by Aidana WillowRaven
I have lost count how many times I've seen on Twitter: "Anyone can be an artist/illustrator if they own Adobe Illustrator or Daz/Poser. You don't need art school or to hire a pro." I'm sorry, but WRONG!
I agree that most anyone can buy, and learn to utilize, almost any software. And I agree that there are some amazing tools out there to help one create great works. What I disagree with is that these programs and tools can be acquired by a novice and used to replace a crucial aspect of publishing ... the cover artist or illustrator.
These programs take practice ... months ... years of practice, before attempting to do your own cover art or illustrations, unless you have a strong art background already. Of course, as with anything, there is the acception. But odds are, you're not it ... lol.
Even for a 'digital artist,' an understanding of composition, light, balance, and form, is only learned through practice and training (even if it's self-training trough tutorials or online classes). And these things make a difference in your final product. Let me give you an example.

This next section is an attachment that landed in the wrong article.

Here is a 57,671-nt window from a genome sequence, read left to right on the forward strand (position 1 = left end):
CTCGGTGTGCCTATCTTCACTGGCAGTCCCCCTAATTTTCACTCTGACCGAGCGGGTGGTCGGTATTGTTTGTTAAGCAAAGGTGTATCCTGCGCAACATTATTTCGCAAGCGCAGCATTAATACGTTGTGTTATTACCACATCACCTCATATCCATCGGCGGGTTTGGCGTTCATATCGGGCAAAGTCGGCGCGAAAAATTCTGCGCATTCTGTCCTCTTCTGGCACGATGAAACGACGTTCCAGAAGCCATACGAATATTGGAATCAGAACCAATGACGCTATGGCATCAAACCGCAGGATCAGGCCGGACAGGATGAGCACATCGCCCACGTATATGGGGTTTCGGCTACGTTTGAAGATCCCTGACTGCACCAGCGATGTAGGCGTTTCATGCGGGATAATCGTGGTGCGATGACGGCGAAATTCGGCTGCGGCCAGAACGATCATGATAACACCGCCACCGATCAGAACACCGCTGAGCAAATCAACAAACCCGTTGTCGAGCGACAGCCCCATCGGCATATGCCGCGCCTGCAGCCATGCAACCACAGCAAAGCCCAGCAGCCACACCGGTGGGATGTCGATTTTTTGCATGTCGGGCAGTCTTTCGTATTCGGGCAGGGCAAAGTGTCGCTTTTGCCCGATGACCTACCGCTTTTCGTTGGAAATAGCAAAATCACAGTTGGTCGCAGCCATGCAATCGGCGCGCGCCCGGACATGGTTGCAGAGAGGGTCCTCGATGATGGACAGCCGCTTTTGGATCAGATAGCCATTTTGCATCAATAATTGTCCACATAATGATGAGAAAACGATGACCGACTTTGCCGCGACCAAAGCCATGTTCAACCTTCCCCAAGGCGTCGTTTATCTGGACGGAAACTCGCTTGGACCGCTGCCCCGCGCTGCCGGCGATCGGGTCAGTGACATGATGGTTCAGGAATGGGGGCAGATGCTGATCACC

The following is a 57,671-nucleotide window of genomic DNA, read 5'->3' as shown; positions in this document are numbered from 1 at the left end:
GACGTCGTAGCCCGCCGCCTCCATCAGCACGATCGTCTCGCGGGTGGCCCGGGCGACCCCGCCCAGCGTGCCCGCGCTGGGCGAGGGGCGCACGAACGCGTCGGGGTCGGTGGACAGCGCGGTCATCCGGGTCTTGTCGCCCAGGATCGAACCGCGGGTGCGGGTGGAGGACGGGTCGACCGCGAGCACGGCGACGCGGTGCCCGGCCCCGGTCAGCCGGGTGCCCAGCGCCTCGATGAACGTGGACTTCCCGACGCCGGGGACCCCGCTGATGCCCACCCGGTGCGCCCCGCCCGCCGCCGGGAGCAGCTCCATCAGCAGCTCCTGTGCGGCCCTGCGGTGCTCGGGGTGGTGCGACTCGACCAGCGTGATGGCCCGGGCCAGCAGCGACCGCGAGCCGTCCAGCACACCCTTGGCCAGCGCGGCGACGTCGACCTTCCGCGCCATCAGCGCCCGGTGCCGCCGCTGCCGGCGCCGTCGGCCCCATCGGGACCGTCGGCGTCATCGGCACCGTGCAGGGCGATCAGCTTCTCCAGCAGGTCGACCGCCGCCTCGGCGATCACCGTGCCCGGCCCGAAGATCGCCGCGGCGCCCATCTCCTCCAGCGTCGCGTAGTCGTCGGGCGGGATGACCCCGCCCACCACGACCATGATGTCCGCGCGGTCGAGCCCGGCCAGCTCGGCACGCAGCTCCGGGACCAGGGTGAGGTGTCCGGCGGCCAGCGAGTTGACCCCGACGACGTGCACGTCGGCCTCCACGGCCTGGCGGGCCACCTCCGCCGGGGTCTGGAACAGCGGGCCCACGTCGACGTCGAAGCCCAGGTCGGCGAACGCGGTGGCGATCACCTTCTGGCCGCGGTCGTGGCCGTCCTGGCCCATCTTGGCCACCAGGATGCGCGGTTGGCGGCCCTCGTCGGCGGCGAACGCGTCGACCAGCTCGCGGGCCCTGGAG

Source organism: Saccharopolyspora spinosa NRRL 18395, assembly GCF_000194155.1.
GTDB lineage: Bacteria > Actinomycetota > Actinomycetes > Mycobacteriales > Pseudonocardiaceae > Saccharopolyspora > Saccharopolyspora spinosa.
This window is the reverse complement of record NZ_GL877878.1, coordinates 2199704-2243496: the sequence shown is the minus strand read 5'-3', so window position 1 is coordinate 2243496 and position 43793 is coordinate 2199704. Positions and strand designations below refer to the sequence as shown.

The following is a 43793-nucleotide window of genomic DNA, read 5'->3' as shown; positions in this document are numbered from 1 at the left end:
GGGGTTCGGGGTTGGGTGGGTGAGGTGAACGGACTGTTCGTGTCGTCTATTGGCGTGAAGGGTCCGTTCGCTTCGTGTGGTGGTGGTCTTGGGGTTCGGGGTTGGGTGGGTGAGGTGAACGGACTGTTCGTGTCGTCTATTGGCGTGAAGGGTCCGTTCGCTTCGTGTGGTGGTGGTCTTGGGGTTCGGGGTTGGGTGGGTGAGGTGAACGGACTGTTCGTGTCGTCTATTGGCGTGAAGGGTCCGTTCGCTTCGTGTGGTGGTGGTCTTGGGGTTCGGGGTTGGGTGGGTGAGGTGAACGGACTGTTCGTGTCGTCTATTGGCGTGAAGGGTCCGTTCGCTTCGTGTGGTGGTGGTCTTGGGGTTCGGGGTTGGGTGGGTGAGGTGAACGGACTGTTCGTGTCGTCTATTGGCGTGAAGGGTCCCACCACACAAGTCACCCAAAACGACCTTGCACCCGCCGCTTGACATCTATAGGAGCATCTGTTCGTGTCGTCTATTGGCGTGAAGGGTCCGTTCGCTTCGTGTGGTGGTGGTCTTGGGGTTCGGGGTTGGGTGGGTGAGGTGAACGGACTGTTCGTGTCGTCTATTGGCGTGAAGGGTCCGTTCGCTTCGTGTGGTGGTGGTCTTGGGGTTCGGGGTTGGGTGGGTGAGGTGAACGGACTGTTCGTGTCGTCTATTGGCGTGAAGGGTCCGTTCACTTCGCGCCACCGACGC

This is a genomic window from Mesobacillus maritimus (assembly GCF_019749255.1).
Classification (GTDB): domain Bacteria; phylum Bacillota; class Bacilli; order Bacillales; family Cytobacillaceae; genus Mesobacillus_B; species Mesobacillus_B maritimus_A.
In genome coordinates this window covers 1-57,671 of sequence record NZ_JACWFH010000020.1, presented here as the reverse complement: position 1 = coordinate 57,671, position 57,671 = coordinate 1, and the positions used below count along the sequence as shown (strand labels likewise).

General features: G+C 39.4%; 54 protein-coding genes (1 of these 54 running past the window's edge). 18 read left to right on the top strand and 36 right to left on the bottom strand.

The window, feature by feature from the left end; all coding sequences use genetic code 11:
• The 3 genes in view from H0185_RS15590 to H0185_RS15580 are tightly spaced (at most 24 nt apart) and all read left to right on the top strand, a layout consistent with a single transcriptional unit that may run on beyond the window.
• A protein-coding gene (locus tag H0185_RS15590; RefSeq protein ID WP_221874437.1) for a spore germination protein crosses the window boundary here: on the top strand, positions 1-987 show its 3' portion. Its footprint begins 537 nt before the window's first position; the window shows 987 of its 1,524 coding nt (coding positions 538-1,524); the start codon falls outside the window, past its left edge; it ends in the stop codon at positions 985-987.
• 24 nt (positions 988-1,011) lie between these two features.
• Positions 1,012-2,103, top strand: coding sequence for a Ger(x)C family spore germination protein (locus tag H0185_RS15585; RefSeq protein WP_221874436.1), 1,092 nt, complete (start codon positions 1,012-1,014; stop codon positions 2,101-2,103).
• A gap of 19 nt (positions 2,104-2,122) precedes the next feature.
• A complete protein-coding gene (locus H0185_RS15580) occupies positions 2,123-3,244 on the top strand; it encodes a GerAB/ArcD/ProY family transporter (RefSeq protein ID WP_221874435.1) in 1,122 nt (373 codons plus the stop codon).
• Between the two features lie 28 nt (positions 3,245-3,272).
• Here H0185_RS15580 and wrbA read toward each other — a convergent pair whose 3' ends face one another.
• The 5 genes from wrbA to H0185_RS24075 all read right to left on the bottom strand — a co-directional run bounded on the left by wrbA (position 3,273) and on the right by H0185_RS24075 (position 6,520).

I was formally trained in fine art and design for six years at two universities. Even so, when I started playing with Daz Studio ( a 3D rendering software), I had A LOT to learn, and still do. To prove that these programs do not make you an instant artist, I'll share an early piece, done about a year and a half ago, and my latest pieces. Trust me, you'll see a huge difference (and keep in mind, I am formally trained).
On the left here, you see an early practice render. You can probable see what I did wrong right away, but first let's go over what I did right.
My training tells me the composition is balanced by the pose I have chosen, as well as my placing the fan staff on the left, to balance the tree on the right.
My training also told me the 'S' curve in her pose is more prefered than a straight pose, and placing that 'S' to the left also puts more weight there, to further balance that big tree.
So what's glaringly wrong? The lack of light and shadow. Real life, even at night, has light and shadow. Without it, the Sarangheti slave girl, looks like a maniquine or waxed figure. Plus, the environment looks contrived.
|Emperyeal Fate ~ Being released by 4RV Publishing in Spring 2012|
Art Director & VP of Operations